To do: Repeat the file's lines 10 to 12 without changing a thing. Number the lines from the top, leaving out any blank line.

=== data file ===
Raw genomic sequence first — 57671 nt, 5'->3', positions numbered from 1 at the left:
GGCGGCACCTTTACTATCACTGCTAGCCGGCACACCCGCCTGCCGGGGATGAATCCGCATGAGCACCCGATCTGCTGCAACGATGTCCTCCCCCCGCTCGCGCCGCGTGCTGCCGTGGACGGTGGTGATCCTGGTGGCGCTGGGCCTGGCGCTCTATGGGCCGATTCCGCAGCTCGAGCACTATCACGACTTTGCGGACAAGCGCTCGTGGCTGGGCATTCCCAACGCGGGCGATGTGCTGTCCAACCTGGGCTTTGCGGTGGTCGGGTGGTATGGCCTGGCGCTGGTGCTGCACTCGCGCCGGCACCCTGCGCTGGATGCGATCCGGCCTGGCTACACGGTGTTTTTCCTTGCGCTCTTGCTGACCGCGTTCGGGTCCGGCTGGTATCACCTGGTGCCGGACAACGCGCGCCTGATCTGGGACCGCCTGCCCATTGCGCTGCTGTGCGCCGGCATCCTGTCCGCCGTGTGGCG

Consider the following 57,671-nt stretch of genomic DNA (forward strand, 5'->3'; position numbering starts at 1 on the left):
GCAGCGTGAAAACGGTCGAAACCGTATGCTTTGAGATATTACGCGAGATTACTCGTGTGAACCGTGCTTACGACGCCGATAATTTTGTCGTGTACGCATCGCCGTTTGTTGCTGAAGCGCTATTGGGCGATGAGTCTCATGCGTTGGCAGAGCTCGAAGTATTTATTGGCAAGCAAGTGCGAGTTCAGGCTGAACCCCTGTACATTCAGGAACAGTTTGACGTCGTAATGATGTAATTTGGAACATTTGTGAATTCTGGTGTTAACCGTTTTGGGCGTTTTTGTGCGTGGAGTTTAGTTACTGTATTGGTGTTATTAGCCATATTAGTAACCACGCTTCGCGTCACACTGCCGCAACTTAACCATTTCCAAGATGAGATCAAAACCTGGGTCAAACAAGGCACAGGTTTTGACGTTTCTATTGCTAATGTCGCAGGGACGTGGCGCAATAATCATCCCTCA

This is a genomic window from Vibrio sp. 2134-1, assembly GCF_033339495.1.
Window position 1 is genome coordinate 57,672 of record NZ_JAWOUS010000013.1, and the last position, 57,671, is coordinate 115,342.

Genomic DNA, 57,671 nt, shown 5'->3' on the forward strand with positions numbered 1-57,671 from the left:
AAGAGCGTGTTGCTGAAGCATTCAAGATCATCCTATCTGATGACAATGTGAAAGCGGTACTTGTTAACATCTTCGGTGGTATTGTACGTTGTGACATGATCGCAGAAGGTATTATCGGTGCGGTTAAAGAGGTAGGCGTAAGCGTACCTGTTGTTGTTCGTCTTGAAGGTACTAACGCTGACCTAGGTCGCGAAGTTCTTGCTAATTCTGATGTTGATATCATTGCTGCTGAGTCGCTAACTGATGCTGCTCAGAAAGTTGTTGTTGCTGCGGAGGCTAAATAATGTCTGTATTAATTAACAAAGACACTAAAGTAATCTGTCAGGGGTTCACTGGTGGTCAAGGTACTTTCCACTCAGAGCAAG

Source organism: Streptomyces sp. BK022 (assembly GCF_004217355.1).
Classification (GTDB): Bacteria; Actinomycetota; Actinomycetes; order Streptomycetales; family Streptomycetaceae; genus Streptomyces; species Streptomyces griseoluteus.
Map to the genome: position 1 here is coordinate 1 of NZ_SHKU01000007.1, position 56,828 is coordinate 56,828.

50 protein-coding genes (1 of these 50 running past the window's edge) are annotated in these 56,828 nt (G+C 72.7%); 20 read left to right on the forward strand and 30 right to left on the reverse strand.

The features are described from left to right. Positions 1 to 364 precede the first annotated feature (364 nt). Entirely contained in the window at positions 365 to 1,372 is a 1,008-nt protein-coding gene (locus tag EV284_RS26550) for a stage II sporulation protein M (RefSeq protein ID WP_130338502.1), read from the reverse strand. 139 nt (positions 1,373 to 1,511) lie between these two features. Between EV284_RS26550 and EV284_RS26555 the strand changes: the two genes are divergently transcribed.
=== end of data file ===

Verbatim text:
Classification (GTDB): Bacteria; Actinomycetota; Actinomycetes; order Streptomycetales; family Streptomycetaceae; genus Streptomyces; species Streptomyces griseoluteus.
Map to the genome: position 1 here is coordinate 1 of NZ_SHKU01000007.1, position 56,828 is coordinate 56,828.

50 protein-coding genes (1 of these 50 running past the window's edge) are annotated in these 56,828 nt (G+C 72.7%); 20 read left to right on the forward strand and 30 right to left on the reverse strand.